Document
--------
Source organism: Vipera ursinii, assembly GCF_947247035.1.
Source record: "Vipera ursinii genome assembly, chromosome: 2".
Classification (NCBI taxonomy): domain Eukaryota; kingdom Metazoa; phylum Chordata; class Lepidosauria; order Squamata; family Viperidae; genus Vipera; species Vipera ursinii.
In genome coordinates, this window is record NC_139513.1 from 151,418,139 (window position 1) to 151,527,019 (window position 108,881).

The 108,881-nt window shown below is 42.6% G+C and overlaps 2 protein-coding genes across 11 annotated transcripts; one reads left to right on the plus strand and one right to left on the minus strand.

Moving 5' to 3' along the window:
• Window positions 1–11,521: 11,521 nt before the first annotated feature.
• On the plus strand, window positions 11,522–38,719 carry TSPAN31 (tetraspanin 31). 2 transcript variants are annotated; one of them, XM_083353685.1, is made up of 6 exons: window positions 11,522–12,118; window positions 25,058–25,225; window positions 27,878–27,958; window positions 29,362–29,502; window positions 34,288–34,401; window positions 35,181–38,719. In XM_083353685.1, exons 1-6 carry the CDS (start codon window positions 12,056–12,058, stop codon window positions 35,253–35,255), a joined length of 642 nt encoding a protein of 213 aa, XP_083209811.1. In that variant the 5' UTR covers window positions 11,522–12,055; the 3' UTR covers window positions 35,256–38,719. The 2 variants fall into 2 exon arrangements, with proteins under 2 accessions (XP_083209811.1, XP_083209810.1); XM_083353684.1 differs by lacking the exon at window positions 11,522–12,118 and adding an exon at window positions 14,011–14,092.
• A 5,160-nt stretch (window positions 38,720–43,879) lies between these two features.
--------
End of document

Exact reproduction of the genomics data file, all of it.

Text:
Source organism: Vipera ursinii, assembly GCF_947247035.1.
Source record: "Vipera ursinii genome assembly, chromosome: 2".
Classification (NCBI taxonomy): domain Eukaryota; kingdom Metazoa; phylum Chordata; class Lepidosauria; order Squamata; family Viperidae; genus Vipera; species Vipera ursinii.
In genome coordinates, this window is record NC_139513.1 from 151,418,139 (window position 1) to 151,527,019 (window position 108,881).

The 108,881-nt window shown below is 42.6% G+C and overlaps 2 protein-coding genes across 11 annotated transcripts; one reads left to right on the plus strand and one right to left on the minus strand.

Moving 5' to 3' along the window:
• Window positions 1–11,521: 11,521 nt before the first annotated feature.
• On the plus strand, window positions 11,522–38,719 carry TSPAN31 (tetraspanin 31). 2 transcript variants are annotated; one of them, XM_083353685.1, is made up of 6 exons: window positions 11,522–12,118; window positions 25,058–25,225; window positions 27,878–27,958; window positions 29,362–29,502; window positions 34,288–34,401; window positions 35,181–38,719. In XM_083353685.1, exons 1-6 carry the CDS (start codon window positions 12,056–12,058, stop codon window positions 35,253–35,255), a joined length of 642 nt encoding a protein of 213 aa, XP_083209811.1. In that variant the 5' UTR covers window positions 11,522–12,055; the 3' UTR covers window positions 35,256–38,719. The 2 variants fall into 2 exon arrangements, with proteins under 2 accessions (XP_083209811.1, XP_083209810.1); XM_083353684.1 differs by lacking the exon at window positions 11,522–12,118 and adding an exon at window positions 14,011–14,092.
• A 5,160-nt stretch (window positions 38,720–43,879) lies between these two features.